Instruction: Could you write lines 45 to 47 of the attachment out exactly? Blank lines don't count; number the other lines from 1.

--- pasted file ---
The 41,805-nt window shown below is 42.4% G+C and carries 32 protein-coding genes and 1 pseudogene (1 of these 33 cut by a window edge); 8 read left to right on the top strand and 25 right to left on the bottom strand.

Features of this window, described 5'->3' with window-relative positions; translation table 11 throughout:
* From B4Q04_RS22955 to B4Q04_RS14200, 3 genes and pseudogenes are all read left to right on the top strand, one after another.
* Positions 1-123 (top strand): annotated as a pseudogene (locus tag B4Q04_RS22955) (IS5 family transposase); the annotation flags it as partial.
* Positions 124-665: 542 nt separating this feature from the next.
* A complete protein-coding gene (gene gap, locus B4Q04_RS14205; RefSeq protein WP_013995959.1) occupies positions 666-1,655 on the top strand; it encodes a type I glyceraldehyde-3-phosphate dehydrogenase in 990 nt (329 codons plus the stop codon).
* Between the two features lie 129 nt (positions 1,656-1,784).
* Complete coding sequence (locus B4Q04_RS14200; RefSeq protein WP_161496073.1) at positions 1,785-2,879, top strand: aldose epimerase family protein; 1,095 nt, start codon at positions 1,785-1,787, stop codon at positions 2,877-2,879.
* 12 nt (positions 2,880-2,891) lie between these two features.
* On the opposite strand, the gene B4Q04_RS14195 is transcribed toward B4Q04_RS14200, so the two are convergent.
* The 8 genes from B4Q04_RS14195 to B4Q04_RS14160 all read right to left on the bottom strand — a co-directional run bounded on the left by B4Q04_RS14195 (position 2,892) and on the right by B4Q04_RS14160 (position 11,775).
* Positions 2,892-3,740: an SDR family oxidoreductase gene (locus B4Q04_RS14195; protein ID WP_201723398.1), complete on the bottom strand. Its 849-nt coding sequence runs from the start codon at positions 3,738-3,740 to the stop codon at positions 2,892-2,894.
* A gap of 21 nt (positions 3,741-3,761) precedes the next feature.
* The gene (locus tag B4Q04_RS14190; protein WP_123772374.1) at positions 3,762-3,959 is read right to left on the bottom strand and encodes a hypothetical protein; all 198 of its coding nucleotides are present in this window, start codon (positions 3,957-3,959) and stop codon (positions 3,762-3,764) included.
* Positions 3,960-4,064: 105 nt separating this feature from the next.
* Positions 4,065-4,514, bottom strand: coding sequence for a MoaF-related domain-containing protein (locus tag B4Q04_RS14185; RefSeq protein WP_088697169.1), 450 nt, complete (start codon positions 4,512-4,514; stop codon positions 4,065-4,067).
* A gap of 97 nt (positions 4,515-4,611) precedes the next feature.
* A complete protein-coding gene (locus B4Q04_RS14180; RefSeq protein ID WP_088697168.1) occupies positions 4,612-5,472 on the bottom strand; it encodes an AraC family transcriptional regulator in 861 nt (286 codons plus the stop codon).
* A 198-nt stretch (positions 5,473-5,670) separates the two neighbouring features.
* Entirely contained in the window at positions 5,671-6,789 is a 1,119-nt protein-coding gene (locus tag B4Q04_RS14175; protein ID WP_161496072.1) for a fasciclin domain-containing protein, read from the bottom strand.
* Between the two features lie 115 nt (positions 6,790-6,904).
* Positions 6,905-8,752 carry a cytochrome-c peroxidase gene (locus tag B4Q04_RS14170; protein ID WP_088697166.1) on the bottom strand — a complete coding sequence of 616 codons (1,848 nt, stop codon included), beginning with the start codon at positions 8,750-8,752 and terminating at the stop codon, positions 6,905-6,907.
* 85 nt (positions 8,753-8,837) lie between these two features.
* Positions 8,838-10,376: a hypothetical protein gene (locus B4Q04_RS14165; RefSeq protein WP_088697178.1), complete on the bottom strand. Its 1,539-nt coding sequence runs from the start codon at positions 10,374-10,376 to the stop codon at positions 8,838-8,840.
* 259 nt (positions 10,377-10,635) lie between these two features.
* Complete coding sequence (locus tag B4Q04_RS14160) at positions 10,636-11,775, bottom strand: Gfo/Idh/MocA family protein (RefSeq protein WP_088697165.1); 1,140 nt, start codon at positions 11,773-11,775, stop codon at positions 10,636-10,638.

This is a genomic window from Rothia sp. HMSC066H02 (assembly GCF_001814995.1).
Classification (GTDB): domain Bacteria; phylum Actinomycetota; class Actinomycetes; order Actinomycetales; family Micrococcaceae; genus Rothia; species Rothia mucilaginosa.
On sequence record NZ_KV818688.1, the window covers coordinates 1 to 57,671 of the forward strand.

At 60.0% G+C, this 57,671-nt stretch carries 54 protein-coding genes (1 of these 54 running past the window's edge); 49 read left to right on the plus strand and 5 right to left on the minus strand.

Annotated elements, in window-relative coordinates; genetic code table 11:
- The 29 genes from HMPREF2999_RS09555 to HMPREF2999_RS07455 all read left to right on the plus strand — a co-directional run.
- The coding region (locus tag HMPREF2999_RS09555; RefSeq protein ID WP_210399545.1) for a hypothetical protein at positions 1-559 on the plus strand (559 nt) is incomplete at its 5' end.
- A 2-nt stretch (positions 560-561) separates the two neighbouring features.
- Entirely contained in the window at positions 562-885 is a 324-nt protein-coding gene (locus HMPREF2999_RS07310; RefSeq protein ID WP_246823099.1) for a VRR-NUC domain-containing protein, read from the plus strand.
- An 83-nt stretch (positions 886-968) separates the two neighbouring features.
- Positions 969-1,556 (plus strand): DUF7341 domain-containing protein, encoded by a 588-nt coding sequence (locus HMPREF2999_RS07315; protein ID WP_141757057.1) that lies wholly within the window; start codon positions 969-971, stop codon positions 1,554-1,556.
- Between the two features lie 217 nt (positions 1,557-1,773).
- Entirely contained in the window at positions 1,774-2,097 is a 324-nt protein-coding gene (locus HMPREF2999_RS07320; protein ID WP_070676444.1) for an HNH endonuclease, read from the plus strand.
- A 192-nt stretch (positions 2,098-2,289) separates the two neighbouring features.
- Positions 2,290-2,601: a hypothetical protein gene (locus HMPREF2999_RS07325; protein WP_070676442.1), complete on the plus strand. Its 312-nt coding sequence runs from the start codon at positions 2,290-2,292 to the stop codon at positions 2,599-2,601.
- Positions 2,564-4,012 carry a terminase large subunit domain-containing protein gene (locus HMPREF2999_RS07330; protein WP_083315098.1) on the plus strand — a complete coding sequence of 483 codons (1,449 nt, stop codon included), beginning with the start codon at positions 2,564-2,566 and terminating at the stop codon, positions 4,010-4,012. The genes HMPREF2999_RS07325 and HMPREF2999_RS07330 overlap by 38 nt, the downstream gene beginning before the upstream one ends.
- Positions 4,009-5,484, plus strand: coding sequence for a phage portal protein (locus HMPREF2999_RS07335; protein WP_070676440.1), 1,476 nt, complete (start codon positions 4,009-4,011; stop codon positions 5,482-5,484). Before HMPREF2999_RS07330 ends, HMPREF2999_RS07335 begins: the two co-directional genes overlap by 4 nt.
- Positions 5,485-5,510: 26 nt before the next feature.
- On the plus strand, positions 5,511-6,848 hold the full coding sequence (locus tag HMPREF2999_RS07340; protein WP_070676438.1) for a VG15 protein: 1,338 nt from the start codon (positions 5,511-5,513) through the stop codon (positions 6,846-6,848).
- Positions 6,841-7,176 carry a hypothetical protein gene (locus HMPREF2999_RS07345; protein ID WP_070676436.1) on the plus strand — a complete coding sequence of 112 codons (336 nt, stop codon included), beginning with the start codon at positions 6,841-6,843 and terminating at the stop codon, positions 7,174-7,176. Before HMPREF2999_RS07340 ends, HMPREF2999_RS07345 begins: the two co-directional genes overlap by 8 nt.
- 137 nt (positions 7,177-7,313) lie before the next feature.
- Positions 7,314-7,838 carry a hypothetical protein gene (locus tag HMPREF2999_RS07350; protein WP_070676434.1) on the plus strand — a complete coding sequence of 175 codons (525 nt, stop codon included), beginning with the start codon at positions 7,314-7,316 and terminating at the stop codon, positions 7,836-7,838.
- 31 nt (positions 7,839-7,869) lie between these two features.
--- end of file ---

- On the plus strand, positions 5,511-6,848 hold the full coding sequence (locus tag HMPREF2999_RS07340; protein WP_070676438.1) for a VG15 protein: 1,338 nt from the start codon (positions 5,511-5,513) through the stop codon (positions 6,846-6,848).
- Positions 6,841-7,176 carry a hypothetical protein gene (locus HMPREF2999_RS07345; protein ID WP_070676436.1) on the plus strand — a complete coding sequence of 112 codons (336 nt, stop codon included), beginning with the start codon at positions 6,841-6,843 and terminating at the stop codon, positions 7,174-7,176. Before HMPREF2999_RS07340 ends, HMPREF2999_RS07345 begins: the two co-directional genes overlap by 8 nt.
- 137 nt (positions 7,177-7,313) lie before the next feature.